Now powering over 17% of the Web, WordPress is increasingly becoming the content management system (CMS) of choice for the average user. But what about websites built with an outdated CMS or without a CMS at all? Does moving to WordPress mean starting over and losing all the time, energy and money put into the current website? Nope!
Migrating a website (including the design) over to WordPress is actually easier than you might think. In this guide, we’ll outline the migration process and work through the steps with a sample project. We’ll also cover some of the challenges you might encounter and review the solutions.
About This Guide
Before we get to work, let’s establish some context. First, this guide was written primarily with beginners in mind and will be most helpful for basic websites. Some of you will likely encounter advanced aspects of WordPress migration, but they are beyond the scope of this guide. If you’re tackling an advanced migration and get stuck, feel free to share your difficulty in the comments below.
The objective of this guide is to help you with the following:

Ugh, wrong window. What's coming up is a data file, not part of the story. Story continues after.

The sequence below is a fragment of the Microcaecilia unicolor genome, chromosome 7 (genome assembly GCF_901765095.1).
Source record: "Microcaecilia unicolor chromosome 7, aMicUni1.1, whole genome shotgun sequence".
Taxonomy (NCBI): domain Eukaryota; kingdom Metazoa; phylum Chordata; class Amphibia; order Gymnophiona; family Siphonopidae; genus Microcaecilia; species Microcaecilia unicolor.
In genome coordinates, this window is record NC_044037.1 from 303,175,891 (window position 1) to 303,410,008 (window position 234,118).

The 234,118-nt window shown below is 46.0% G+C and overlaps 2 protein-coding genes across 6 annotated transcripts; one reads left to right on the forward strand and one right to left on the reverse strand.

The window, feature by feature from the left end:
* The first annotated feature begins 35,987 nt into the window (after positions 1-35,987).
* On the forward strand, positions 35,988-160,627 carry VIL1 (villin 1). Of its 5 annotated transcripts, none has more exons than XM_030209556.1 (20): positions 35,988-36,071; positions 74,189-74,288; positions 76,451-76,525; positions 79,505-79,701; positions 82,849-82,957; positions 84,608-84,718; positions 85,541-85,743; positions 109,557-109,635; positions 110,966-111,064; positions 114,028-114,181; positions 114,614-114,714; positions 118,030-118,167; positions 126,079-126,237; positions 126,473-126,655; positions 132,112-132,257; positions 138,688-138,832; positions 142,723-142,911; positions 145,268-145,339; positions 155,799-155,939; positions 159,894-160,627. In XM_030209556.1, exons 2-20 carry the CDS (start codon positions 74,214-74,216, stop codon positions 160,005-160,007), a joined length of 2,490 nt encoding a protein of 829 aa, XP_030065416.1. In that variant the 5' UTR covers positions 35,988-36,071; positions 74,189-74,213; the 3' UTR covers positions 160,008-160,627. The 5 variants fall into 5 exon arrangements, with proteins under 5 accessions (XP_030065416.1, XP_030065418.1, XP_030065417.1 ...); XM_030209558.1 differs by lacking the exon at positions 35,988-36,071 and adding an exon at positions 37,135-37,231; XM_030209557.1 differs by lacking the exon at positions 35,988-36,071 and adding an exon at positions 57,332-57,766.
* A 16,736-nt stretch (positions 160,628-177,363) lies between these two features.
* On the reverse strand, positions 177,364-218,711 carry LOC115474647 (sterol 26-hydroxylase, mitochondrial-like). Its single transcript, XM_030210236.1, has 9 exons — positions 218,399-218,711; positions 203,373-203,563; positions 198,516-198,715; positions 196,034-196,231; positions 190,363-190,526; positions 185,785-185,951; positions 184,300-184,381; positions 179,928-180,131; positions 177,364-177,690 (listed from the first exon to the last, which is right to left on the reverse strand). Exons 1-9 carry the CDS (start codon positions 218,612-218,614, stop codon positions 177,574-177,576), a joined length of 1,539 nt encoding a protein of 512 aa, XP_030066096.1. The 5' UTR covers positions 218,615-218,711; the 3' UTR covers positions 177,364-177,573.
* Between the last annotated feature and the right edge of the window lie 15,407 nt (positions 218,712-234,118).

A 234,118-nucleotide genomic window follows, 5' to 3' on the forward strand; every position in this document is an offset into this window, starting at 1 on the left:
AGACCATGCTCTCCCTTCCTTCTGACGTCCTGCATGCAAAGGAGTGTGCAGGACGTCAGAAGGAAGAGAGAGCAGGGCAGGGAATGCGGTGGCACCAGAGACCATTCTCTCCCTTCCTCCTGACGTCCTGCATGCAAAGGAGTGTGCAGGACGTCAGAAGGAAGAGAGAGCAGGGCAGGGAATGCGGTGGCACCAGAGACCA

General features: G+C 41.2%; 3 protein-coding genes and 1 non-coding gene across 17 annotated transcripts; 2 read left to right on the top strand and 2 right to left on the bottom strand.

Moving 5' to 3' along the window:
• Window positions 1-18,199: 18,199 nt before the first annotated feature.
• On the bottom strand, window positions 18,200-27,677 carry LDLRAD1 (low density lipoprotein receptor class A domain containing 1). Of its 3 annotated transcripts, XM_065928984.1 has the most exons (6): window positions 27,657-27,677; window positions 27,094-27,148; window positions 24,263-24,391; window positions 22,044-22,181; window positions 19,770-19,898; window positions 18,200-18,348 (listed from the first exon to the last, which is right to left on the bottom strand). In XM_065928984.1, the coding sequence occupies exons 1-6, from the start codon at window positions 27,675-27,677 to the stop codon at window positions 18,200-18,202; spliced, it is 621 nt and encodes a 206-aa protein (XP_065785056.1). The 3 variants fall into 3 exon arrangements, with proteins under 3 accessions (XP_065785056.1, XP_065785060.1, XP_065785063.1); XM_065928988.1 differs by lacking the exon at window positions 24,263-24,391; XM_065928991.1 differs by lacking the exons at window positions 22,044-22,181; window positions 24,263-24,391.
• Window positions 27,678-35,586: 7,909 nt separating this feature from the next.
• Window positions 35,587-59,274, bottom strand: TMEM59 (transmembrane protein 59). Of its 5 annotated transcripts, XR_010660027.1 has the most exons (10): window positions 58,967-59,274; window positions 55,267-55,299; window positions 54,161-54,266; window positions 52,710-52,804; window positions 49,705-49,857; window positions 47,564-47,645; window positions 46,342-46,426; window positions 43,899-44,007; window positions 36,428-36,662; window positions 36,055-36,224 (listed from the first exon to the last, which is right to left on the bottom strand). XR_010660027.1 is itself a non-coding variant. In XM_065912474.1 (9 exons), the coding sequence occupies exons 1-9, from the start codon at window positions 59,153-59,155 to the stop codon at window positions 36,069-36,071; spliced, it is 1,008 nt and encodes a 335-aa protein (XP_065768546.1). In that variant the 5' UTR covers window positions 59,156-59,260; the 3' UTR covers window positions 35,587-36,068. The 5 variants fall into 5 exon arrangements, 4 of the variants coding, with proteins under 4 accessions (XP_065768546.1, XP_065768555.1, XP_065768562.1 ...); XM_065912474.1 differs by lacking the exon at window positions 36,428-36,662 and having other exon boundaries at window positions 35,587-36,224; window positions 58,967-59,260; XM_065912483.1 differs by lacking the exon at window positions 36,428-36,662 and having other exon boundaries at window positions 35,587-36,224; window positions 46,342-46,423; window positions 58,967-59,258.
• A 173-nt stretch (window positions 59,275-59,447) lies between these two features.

- Plan an effective migration to WordPress.
- Walk through the technical steps involved in migrating.
- Get ideas and resources to solve common migration challenges.
- WordPress Themes
I assume you have basic familiarity with WordPress. Previous development experience with WordPress would be helpful, but not necessary. I also assume you have an existing website and design that you want to migrate to WordPress.
Here are the basic steps that I recommend you follow for a typical WordPress migration:
- Evaluate website.
Work carefully through the pages on your existing website, identifying all of the types of content (standard pages, photo galleries, resource pages, etc.) and noting any areas that need special attention.